I have a new favourite sport, you guys: sumo wrestling. I got tickets to the Tokyo Basho (tournament) at the famous Ryogoku Kokugikan in May when my family was visiting, and it was an amazing way to spend an afternoon!
Tournaments are held six times a year around Japan: Tokyo in January, May, and September, Osaka in March, Nagoya in July, and Fukuoka in November. Each tournament lasts 15 days, beginning and ending on a Sunday, and bouts begin as early in the morning as 8:30, and continue until around 6pm. There are six levels of sum wrestlers, divided based on skill, and the bouts begin in the morning with the lowest-ranked wrestlers, and end with the top-tier wrestlers. The stands are generally pretty empty for most of the day, and hardcore fans will begin to pack the stadium around 3:30 or 4pm to see the best and most popular wrestlers.
Since you can only re-enter the stadium once, we decided against going first thing in the morning and instead spent a few hours next door at the Edo-Tokyo Museum. Around lunch time we stopped by the food stands set up outside the stadium and picked up some snacks, and then proceeded inside. None of us knew too much about sumo, other than it is a competition between two enormous men trying to push the other outside the ring; the first one to step outside the ring or to touch the mound with any body part other than the soles of his feet is the loser. We were surprised at how quickly the bouts would be over - most of them last only a few seconds! We picked up more of the rules just from watching as the bouts progressed, and were eventually able to rent a radio from the stadium that was broadcasting the NHK English commentary and really helped us understand the intricacies of the sport.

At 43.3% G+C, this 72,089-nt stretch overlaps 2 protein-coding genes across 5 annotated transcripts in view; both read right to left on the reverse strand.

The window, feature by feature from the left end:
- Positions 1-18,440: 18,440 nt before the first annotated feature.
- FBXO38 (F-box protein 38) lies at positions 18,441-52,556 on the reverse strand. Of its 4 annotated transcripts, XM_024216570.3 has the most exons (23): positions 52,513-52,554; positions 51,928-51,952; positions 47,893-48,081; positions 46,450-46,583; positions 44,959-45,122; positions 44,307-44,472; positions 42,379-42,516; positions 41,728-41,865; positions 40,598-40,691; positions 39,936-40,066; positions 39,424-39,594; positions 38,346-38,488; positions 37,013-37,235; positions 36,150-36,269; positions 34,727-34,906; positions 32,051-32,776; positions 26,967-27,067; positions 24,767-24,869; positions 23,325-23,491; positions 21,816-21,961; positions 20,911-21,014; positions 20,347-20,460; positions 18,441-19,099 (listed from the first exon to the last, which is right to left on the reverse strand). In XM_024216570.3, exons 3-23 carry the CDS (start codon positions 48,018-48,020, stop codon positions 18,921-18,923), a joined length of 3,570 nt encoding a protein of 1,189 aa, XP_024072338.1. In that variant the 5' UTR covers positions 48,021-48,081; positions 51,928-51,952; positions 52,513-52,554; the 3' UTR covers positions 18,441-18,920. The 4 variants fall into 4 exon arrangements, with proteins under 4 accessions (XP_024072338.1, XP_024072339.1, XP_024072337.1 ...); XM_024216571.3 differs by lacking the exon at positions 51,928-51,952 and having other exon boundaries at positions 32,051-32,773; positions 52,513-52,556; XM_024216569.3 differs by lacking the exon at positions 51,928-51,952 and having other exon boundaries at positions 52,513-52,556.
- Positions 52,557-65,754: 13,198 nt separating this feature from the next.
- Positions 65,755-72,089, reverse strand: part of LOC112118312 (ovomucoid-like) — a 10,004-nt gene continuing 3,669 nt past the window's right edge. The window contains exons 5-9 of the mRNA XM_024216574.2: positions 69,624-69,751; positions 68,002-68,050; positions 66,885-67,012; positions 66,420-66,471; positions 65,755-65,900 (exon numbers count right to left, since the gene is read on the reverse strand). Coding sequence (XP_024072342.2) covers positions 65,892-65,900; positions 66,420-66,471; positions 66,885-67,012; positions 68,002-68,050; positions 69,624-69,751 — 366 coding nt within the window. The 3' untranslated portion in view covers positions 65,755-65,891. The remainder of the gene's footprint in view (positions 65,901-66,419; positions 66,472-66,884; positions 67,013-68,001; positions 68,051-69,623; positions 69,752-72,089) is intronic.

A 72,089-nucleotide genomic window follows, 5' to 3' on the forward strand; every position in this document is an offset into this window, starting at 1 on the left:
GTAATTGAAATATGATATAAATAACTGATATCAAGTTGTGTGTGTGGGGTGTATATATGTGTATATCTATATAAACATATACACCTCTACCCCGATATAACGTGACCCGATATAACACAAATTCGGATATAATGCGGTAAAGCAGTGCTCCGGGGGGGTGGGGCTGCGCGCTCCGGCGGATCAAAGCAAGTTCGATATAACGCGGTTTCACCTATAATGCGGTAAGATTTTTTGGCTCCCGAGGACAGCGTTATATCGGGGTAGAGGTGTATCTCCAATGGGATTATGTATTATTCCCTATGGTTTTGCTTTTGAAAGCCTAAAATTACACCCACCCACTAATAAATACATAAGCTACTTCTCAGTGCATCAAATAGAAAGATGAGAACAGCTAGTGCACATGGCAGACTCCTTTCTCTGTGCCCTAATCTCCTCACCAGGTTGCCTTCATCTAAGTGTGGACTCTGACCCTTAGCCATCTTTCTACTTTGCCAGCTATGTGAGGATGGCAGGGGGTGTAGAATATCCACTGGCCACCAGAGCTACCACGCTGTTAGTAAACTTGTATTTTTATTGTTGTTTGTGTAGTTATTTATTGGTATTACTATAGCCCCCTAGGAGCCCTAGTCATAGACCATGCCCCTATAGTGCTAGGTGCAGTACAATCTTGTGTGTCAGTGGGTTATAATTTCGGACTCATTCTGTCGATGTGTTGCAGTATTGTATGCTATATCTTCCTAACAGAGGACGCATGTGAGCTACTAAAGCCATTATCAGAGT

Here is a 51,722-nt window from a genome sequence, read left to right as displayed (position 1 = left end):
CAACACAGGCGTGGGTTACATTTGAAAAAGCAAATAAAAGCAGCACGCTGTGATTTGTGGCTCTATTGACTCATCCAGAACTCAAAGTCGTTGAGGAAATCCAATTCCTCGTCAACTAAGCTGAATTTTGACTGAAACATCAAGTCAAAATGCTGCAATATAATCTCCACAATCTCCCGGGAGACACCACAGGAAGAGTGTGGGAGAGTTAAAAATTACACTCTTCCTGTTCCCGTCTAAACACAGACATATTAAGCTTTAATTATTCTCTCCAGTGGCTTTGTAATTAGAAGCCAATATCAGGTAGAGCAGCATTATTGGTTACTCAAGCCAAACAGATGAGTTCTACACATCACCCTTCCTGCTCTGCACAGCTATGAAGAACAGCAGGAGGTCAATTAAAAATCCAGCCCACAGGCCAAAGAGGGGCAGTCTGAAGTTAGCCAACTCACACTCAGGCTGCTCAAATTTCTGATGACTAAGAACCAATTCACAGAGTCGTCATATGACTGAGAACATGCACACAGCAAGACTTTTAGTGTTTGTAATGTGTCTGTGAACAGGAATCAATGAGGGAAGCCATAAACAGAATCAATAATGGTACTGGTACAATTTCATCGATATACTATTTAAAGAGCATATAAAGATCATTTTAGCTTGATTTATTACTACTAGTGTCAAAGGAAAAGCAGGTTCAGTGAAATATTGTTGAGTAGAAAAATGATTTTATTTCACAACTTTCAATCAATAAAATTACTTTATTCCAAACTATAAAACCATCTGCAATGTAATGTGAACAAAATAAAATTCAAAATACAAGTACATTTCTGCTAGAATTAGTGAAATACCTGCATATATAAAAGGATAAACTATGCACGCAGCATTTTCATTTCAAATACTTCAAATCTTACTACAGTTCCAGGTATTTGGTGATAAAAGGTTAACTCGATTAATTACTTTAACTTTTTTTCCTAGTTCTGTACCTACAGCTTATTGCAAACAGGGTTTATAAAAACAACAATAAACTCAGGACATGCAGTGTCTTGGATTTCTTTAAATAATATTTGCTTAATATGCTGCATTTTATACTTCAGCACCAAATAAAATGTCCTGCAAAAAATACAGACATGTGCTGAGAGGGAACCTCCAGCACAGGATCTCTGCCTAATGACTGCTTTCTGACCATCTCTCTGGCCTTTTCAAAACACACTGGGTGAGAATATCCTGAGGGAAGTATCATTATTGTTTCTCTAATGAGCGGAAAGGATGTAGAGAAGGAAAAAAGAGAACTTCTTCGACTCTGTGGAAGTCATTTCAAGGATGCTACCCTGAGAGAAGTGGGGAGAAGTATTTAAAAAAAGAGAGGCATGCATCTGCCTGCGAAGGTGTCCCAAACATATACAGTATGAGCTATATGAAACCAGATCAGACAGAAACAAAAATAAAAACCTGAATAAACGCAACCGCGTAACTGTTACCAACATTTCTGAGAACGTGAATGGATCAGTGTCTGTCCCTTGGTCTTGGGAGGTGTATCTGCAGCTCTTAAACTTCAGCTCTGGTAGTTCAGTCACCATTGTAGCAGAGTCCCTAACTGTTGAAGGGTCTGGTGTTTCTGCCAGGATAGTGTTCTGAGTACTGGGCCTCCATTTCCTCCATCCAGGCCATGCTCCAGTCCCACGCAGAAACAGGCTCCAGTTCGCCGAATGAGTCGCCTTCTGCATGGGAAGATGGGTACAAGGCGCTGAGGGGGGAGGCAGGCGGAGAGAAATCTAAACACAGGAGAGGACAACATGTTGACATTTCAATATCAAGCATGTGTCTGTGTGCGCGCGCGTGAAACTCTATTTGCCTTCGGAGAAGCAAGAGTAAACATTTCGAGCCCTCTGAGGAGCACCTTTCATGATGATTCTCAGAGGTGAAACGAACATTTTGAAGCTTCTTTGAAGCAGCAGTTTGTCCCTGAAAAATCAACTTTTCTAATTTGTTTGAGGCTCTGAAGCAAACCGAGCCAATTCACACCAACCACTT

Unlike at any sporting event I'd been to anywhere else, spectators in Japan are generally allowed to bring their own food and drinks in from outside. Many groups of people arrived at the stadium with full meals they'd prepared at home! We eventually decided to grab some bento boxes and beers from the concession stands inside the arena, which weren't as expensive as we were expecting, and tasted fantastic! There were also girls from various Japanese beer companies wearing backpacks holding tiny kegs and running up and down the stairs in the stands selling draft beer, which was both convenient and awe-inspiring. Kegs of beer are no joke!
Tickets are available for in a wide range of prices, starting at ¥3800 for cheap seats near the rafters, and can run into the tens of thousands of yen for box seats close to the mound. Once they go on sale they go pretty fast; most days have sold out crowds, so you will have to act quickly. Tickets are available online, and the English site is easy to navigate. If you are unable to get tickets to the tournament, some stables (where sumo wrestlers train and live) open their morning practices to the public, which is a great secondary (and free) option.
My whole family enjoyed sumo so much we continued to watch it on TV in the late afternoons for the duration of the tournament, and I watched some of the Nagoya tournament on TV at home while working the past couple weeks. A Canadian wrestler entered professional sumo wrestling in time for the Nagoya tournament, and it will be exciting to see how he progresses in future tournaments!